Family Caregiving is Like Having a Full-Time Job

Family Caregiving is Like Having a Full-Time Job

By John Schall, Chief Executive Officer of Caregiver Action Network (

Family caregiving can be like having a full-time job. Caregivers manage doctor appointments, provide transportation, make sure medications are taken on time, and keep the home going – to name just a few of the vital tasks that they perform on a daily basis. This can feel overwhelming. To do all this, caregivers sometimes need help. Fortunately, technology can make life a bit easier for family caregivers,
and can help keep loved ones safe and healthy. What’s more, these services can help caregivers stay on top of it all and enable them to restore some balance to their lives.

America’s 90 million family caregivers fulfill so many roles, but it’s impossible for them to do everything.

Since they can’t be there every minute, caregivers often worry about their loved one’s safety. Caregiving technology now offers much more than just medication trackers and appointment calendars. There are tons of apps, devices, and tools that can help caregivers do almost everything from A to Z: monitor vital signs such as blood pressure; design healthy eating plans; or store medical records all in one convenient place.

It’s important for caregivers to stay connected and involved. Patients and caregivers who are engaged in their own care have fewer health problems, medical errors, and hospital re-admissions. Healthcare providers should make their patients and their caregivers aware that there are online and smartphone resources out there to help them. This benefits everyone. A majority of caregivers reported online resources are helpful to their ability to provide care; and most said that online resources have been
helpful to their ability to cope with the stress of being a caregiver.

Medication management is one of the most important tasks any family caregiver handles, and where safety is paramount. Medication management tools offer an easy, safe way to make managing medications easier. Solutions run from low-tech pillboxes marked with the days of the week, to automated models that beep and open as a reminder to take medication. Smartphone apps offer gentle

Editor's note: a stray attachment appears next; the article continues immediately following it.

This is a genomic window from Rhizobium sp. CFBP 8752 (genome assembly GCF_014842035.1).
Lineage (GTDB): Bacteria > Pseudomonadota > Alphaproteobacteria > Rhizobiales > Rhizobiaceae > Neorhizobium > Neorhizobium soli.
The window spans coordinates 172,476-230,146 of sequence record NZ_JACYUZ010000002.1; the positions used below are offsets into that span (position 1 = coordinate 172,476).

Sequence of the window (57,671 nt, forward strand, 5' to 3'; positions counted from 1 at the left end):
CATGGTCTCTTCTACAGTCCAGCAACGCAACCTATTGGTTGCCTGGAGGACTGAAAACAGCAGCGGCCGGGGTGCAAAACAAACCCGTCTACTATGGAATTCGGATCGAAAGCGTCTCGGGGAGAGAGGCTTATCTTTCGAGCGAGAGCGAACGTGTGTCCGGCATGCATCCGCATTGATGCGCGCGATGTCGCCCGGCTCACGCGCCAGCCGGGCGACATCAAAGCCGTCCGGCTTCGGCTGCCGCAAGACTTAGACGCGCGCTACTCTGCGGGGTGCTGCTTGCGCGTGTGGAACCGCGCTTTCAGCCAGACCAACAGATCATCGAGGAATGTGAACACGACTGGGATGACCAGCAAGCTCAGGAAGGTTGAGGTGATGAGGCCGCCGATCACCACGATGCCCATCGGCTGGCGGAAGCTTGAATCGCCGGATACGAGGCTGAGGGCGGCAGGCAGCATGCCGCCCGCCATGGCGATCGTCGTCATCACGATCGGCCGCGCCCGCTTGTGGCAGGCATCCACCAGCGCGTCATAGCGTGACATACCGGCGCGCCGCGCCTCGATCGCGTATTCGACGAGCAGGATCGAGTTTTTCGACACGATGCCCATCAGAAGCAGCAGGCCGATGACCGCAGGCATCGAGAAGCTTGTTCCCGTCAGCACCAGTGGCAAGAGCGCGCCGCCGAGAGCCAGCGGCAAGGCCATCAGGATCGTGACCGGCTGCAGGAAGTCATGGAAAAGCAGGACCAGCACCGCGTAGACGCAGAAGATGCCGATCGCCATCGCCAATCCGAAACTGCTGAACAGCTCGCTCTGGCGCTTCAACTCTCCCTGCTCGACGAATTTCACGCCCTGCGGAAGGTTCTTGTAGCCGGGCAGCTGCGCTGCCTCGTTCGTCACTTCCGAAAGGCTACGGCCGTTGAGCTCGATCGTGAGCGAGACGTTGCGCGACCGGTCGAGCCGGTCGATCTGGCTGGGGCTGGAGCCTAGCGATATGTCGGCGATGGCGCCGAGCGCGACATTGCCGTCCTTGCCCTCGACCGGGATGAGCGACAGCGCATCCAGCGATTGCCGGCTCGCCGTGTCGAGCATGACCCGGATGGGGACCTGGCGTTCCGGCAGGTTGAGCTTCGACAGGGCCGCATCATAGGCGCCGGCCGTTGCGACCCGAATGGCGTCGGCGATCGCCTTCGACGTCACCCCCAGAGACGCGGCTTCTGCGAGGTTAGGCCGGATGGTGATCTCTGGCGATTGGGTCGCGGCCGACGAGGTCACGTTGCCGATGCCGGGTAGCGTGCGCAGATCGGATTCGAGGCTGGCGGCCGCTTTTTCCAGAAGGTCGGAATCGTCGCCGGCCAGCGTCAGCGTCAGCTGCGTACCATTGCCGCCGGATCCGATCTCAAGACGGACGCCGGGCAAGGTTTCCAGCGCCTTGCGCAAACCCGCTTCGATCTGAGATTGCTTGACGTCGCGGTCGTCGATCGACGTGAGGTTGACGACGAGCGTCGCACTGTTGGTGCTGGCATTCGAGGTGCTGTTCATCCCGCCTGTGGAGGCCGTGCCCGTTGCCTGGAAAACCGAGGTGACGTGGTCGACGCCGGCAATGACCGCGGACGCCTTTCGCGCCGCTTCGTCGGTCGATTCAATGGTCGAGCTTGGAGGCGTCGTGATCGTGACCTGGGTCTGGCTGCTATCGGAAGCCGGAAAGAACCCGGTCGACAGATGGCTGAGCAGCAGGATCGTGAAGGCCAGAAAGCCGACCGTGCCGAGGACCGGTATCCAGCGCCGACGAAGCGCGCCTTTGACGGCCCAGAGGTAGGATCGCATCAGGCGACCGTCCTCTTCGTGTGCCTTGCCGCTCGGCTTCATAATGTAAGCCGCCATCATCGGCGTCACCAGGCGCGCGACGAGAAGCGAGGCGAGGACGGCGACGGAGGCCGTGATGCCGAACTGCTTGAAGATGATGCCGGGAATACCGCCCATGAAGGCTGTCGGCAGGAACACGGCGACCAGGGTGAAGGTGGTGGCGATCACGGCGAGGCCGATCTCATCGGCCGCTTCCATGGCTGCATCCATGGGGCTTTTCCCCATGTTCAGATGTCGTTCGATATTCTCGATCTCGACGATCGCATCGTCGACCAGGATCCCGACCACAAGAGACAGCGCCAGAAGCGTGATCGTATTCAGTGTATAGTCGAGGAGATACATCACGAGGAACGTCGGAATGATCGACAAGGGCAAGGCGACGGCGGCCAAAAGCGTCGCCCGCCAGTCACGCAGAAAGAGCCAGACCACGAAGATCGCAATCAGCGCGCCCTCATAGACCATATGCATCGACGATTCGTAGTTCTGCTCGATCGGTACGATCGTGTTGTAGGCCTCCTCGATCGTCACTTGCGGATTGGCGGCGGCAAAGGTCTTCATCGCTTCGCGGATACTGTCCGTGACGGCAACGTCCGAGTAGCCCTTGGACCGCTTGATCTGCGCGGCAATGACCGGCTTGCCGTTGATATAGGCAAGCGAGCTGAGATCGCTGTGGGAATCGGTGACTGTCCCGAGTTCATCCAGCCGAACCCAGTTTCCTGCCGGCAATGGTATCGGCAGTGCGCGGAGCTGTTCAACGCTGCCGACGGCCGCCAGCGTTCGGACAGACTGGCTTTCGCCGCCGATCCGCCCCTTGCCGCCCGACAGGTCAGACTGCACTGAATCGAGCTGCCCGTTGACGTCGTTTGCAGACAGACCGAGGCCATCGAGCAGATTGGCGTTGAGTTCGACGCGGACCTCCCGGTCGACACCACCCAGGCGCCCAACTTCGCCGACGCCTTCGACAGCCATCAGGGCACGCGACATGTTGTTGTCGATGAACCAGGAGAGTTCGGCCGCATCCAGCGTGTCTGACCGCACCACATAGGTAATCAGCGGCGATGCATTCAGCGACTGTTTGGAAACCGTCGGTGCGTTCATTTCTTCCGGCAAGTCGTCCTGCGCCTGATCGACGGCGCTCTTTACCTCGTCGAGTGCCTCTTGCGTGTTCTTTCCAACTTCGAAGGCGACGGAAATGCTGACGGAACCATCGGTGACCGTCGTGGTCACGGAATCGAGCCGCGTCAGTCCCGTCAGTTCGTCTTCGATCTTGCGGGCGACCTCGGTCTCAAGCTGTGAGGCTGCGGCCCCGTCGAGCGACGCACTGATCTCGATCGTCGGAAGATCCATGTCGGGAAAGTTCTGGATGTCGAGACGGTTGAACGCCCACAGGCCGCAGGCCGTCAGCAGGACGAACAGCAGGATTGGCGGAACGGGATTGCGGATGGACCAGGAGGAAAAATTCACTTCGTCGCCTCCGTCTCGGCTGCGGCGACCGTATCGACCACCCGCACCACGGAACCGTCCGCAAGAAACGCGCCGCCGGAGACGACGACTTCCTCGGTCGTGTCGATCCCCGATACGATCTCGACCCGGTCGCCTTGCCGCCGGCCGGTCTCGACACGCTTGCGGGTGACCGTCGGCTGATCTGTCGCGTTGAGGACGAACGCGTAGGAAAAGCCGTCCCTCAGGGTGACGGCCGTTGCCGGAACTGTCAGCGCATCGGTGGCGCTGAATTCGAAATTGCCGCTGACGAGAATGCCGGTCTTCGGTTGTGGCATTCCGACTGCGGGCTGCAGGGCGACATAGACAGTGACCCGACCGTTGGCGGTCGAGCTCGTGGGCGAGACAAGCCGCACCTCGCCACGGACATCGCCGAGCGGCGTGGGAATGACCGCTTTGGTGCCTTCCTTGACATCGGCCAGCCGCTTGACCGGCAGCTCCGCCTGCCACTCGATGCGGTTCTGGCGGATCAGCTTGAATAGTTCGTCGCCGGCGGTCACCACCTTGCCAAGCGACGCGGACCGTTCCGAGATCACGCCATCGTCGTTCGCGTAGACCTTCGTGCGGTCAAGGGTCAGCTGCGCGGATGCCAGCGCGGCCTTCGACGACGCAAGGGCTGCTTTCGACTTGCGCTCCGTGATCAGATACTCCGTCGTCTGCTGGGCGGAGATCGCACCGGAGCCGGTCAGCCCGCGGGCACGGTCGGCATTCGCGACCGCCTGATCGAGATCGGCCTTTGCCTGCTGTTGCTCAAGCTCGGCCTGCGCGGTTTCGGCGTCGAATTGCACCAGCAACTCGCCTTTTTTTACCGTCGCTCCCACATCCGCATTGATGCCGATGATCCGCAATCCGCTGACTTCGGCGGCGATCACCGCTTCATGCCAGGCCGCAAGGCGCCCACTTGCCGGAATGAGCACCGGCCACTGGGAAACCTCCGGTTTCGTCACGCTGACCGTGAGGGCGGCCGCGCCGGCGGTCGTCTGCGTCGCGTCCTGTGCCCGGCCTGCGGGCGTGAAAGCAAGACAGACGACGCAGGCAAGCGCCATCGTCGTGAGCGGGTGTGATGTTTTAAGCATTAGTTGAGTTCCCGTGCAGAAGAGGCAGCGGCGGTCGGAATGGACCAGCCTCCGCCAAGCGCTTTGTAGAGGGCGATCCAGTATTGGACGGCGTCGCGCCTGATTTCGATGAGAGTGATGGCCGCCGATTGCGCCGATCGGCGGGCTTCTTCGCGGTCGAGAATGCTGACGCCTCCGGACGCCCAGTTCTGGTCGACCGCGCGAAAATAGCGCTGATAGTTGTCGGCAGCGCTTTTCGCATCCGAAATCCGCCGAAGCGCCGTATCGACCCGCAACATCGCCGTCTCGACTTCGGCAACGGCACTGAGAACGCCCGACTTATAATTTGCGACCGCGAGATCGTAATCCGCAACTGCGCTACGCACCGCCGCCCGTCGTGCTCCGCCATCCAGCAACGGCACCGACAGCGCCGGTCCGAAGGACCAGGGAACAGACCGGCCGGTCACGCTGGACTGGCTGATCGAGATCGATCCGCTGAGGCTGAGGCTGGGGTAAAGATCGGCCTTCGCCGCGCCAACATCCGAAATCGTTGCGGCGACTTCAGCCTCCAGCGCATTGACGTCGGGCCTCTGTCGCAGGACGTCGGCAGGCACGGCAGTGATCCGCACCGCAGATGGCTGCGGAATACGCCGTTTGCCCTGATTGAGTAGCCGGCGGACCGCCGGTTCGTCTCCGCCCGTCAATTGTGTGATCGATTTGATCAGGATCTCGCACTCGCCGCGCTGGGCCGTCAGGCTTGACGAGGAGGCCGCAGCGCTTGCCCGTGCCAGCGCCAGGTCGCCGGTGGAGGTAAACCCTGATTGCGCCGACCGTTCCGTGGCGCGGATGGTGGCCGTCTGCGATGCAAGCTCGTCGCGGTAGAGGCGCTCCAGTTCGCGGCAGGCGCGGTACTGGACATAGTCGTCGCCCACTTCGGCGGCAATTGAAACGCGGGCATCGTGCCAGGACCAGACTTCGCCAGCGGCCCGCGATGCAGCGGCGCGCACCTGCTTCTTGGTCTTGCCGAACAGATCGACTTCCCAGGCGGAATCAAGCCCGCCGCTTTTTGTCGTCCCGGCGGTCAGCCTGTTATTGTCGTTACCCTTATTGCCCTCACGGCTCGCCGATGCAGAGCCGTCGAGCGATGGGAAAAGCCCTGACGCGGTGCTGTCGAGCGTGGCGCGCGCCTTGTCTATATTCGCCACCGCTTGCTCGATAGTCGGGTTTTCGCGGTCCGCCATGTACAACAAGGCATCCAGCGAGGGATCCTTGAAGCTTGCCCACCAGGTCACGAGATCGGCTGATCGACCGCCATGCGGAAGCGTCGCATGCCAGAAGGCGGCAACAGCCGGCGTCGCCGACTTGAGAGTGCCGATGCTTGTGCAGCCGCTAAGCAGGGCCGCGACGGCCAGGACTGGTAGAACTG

reminders, and some can even be linked to a vibrating watch alarm.

Thanks to GPS, new technologies have been developed that can be used to keep tabs on a loved one. These small devices are a great option for keeping track of a loved one with Alzheimer’s. Trackers can send location data to family caregivers, nursing home staff, or even alert emergency services in order to get them home safely and quickly.

And there are technologies that can help a caregiver monitor their loved one at home. These include door and exit sensors, carbon monoxide and flood detectors, bed, door, and window sensors, touchpad key locks, and high temperature detectors. There is even an exciting new app that utilizes voice recognition artificial intelligence to place a two-minute care check-up call every day – which can allow aging-in-place seniors to be healthier, safer, and more independent. Video monitoring technology can also be useful when a caregiver wants to check in on their loved one.

Caregivers are technologically literate, comfortable using an assortment of devices, and, in many cases, already use technology in their caregiving. Caregiver Action Network has a brand new resource for caregivers looking to learn about technology and how it can help them in their daily lives. iCAN Tech is specifically designed to help family caregivers sort through the new and sometimes intimidating world
of high-tech products and services in a way that makes sense for family caregivers.

The world of technology is in a state of perpetual motion – and that’s a good thing because technology can help caregivers and patients stay safe and healthy! Of course, there is no one solution to caregiving. Nor is there any one technology that can meet all caregiving needs. But the first step is to look. More likely than not, there is an app out there for your patients!

John A. Schall, M.P.P. (Chief Executive Officer, Caregiver Action Network)

John Schall is a public policy and communications professional with more than 30 years of noted expertise in a wide range of policy fields, including healthcare, labor, education, economic development, taxation, and budget policy. He became Chief Executive Officer of the Caregiver Action Network (the National Family Caregivers Association) in June 2012. Prior to CAN, Mr. Schall handled government relations for several companies and organizations.

John also brings a wealth of experience in senior federal government positions, including serving as former Sen. Bob Dole’s chief budget advisor; chief of staff of the U.S. Department of Labor in the early 1990s; and as deputy of the White House Domestic Policy Council under President George H.W. Bush. He holds a Master of Public Policy degree from Harvard University’s John F. Kennedy School of Government, and is a graduate of the University of Michigan.

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